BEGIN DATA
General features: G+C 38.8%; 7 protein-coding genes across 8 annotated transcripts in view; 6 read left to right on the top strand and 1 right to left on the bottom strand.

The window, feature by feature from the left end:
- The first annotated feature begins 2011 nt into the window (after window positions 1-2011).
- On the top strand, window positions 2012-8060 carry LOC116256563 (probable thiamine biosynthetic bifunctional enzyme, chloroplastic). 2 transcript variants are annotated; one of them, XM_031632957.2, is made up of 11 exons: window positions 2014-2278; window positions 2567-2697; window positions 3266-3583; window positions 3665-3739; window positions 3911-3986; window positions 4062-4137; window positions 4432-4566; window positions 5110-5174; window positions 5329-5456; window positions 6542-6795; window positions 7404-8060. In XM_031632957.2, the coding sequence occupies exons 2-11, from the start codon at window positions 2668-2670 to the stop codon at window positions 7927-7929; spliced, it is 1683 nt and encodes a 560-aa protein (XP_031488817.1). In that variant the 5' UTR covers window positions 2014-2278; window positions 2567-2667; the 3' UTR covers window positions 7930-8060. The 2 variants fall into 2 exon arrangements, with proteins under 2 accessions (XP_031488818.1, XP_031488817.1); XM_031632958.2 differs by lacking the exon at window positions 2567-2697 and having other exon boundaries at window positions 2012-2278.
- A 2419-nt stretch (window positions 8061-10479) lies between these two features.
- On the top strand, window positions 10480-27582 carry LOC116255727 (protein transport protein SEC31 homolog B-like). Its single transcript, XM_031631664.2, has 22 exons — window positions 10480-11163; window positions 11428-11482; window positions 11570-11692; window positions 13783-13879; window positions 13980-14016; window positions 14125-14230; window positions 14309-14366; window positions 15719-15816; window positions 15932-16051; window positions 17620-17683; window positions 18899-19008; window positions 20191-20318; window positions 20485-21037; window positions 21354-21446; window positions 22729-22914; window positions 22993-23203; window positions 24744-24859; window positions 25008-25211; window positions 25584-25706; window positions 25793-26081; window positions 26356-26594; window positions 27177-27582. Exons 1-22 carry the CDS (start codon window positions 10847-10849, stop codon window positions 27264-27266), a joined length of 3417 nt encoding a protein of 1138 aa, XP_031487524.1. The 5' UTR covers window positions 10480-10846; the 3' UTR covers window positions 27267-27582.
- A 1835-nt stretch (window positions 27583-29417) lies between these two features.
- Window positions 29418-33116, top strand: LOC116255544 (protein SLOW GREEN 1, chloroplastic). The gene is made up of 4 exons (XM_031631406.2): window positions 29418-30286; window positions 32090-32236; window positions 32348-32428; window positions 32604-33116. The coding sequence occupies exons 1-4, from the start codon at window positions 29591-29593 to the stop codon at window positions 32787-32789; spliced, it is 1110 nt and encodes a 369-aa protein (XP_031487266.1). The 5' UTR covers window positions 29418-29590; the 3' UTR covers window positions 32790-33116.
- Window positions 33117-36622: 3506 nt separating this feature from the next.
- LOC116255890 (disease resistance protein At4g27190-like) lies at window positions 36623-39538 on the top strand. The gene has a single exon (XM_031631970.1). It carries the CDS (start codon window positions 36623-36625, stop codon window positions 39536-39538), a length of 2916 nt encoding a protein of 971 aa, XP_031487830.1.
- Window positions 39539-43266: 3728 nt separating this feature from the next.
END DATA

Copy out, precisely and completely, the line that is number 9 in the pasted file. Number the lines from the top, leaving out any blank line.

- Window positions 33117-36622: 3506 nt separating this feature from the next.